Journal of Neurology

, Volume 258, Issue 11, pp 2058–2068 | Cite as

Chorea and related movement disorders of paraneoplastic origin: the PNS EuroNetwork experience

  • Maria Claudia ViglianiEmail author
  • Jerome Honnorat
  • Jean-Christophe Antoine
  • Roberta Vitaliani
  • Bruno Giometto
  • Dimitri Psimaras
  • Federica Franchino
  • Carlotta Rossi
  • Francesc Graus
  • and the PNS EuroNetwork
Original Communication


Chorea and other movement disorders are rarely described as paraneoplastic. The aim of this study was to describe 13 patients with paraneoplastic chorea and dystonia collected by the members of the paraneoplastic neurological syndrome (PNS) EuroNetwork and to review 29 cases from the literature. We analyzed neurological symptoms, severity of the neurological syndrome, delay in neurological diagnosis, associated cancer, oncological and neurological treatments received, and outcome. Eleven (1.2%) out of 913 patients with PNS were identified in the EuroNetwork register. Two more patients not included in the register were added. The overall population consisted of 13 patients with a median age of 75 years (range 49–82 years). In most patients, the movement disorder was classical choreoathetosis with symmetric involvement of the trunk, neck, and limbs. A minority of patients presented unilateral chorea, dystonia, and orobuccal dyskinesia. Associated symptoms, as polyneuropathy, encephalitis, psychiatric disturbances, or visual defects, were often present. The movement disorder usually had a subacute course. The most frequently associated cancer was small cell lung cancer (SCLC). Lymphoma, bowel, or kidney cancers were also reported. CV2/CRMP5 was the most frequently associated antibody, followed by Hu. Hyperintense lesions of the basal ganglia on T2-weighted images were seldom observed. Response to cancer therapy was observed in a minority of patients, but survival was short (17 months). As in other neurological diseases, movement disorders should also be suspected as paraneoplastic when they develop subacutely in older patients (usually over 50) and often in the presence of other ancillary neurological symptoms.


Paraneoplastic Chorea Dystonia Movement disorder Cancer 



Paraneoplastic neurological syndrome


Modified Rankin scale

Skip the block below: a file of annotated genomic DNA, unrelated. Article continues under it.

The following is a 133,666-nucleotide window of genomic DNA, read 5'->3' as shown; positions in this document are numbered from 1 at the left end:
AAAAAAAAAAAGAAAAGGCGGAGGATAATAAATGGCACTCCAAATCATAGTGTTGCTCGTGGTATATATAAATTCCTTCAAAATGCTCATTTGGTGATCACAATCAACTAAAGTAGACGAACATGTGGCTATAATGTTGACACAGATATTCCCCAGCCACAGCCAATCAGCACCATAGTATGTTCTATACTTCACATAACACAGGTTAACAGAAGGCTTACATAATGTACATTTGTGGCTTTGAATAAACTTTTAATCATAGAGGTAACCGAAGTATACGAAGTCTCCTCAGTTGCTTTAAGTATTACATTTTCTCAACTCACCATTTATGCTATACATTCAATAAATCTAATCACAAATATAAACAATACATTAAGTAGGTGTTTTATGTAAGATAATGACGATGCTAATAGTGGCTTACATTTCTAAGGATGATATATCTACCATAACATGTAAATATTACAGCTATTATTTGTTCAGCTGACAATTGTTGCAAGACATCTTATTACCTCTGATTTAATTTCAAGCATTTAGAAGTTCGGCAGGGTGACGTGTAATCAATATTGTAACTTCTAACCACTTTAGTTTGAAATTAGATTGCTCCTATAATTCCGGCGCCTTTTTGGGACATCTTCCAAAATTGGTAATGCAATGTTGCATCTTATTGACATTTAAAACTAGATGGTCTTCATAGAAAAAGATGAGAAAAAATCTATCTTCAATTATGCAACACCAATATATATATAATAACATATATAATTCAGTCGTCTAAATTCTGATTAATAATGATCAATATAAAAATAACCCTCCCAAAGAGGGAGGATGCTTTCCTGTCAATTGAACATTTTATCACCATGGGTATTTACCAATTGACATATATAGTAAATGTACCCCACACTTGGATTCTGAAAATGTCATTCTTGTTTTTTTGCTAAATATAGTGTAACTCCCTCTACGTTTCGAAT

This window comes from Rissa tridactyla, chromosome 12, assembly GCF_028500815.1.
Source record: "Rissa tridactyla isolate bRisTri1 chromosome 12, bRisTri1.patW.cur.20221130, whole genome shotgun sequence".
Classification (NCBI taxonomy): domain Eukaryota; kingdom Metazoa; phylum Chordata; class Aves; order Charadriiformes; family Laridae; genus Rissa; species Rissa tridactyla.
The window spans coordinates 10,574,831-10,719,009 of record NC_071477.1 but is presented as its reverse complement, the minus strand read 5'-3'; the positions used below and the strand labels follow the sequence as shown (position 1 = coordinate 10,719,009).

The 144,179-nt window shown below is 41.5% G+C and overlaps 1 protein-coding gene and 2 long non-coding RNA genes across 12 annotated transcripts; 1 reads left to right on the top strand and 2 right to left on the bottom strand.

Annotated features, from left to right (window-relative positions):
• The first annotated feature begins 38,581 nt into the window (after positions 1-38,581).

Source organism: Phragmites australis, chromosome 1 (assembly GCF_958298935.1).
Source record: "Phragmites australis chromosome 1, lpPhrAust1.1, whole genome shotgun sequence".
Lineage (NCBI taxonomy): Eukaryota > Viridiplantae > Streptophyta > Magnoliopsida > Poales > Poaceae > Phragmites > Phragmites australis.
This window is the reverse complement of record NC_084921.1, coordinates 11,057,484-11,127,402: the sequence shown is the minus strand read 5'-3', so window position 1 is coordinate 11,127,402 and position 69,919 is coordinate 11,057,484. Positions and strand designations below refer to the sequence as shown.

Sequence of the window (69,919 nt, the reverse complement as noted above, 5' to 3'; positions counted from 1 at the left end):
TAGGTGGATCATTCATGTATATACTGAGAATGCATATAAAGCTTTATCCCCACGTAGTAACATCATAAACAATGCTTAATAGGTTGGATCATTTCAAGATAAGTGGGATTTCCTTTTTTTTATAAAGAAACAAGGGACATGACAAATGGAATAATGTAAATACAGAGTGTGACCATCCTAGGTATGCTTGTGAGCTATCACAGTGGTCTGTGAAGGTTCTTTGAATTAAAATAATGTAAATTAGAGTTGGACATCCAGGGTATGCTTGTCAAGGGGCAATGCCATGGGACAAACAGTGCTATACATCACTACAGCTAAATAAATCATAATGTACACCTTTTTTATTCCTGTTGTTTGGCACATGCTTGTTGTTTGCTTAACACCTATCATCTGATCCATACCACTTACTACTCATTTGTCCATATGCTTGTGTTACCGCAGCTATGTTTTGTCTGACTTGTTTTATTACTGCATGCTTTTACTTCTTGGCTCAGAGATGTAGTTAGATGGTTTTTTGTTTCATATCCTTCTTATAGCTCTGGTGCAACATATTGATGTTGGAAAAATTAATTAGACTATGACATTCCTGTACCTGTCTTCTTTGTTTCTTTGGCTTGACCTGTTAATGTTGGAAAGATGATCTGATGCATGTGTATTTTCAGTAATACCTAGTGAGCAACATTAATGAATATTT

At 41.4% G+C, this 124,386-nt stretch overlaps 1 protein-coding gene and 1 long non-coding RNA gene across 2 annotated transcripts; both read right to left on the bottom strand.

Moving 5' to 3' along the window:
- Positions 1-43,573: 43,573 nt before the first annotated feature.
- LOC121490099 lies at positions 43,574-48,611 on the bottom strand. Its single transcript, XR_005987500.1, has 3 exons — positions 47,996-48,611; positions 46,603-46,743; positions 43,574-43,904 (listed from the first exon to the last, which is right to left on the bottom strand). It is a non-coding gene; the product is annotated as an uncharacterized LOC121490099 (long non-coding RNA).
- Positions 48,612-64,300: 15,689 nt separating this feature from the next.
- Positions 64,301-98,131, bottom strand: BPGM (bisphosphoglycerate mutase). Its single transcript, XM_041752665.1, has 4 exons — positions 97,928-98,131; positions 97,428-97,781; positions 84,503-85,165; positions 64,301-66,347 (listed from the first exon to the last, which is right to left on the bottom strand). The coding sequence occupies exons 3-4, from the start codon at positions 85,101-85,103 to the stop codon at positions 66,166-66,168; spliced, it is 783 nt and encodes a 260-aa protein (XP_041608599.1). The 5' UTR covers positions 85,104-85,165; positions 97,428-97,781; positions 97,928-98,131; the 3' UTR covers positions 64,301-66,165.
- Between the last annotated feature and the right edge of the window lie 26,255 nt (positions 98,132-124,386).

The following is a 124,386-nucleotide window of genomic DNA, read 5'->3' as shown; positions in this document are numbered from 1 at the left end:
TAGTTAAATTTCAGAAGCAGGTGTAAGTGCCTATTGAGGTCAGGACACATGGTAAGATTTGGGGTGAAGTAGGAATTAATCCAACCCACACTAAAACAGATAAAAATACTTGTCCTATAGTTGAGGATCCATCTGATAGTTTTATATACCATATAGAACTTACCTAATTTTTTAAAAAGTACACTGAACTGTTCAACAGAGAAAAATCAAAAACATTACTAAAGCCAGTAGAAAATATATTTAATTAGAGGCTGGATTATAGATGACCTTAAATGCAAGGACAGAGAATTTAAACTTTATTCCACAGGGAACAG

Obsessive compulsive disorder


Small cell lung cancer


Non small cell lung cancer


Hodgkin's lymphoma


Non-Hodgkin's lymphoma


Systemic lupus erythematosus


Central nervous system


Cerebrospinal fluid


Magnetic resonance imaging



We thank Ms. Joanne Fleming for her technical support. This study was supported by Grants QLG1-CT-2002-01756 and LSSM-CT-2005-518174 of the European Commission.

Conflict of interest


Supplementary material

Video 1: Symmetric chorea in a patient CV2-positive developing a SCLC (Patient no. 7): 1 (WMV 1577 kb)


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Copyright information

© Springer-Verlag 2011

Authors and Affiliations

  • Maria Claudia Vigliani
    • 1
    Email author
  • Jerome Honnorat
    • 2
    • 3
  • Jean-Christophe Antoine
    • 2
    • 3
    • 4
  • Roberta Vitaliani
    • 5
  • Bruno Giometto
    • 5
  • Dimitri Psimaras
    • 6
  • Federica Franchino
    • 1
  • Carlotta Rossi
    • 7
  • Francesc Graus
    • 8
  • and the PNS EuroNetwork
  1. 1.Dipartimento di NeuroscienzeOspedale San Giovanni BattistaTorinoItaly
  2. 2.Hospices Civils de Lyon, Hôpital Neurologique, Centre de Référence Maladie Rare “Syndromes Neurologiques Paranéoplasiques”LyonFrance
  3. 3.INSERM, U842, Lyon; Université Lyon1, UMR-S842LyonFrance
  4. 4.Service de Neurologie, CHUet Université de Saint-EtienneSaint-EtienneFrance
  5. 5.Dipartimento di NeurologiaOspedale Ca’ FoncelloTrevisoItaly
  6. 6.Division MazarinHôpital de la SalpetrièreParisFrance
  7. 7.Istituto Mario NegriBergamoItaly
  8. 8.Department of Neurology, Hospital ClinicUniversitat de Barcelona and Institut d’Investigació Biomèdica August Pi i Sunyer (IDIBAPS)BarcelonaSpain

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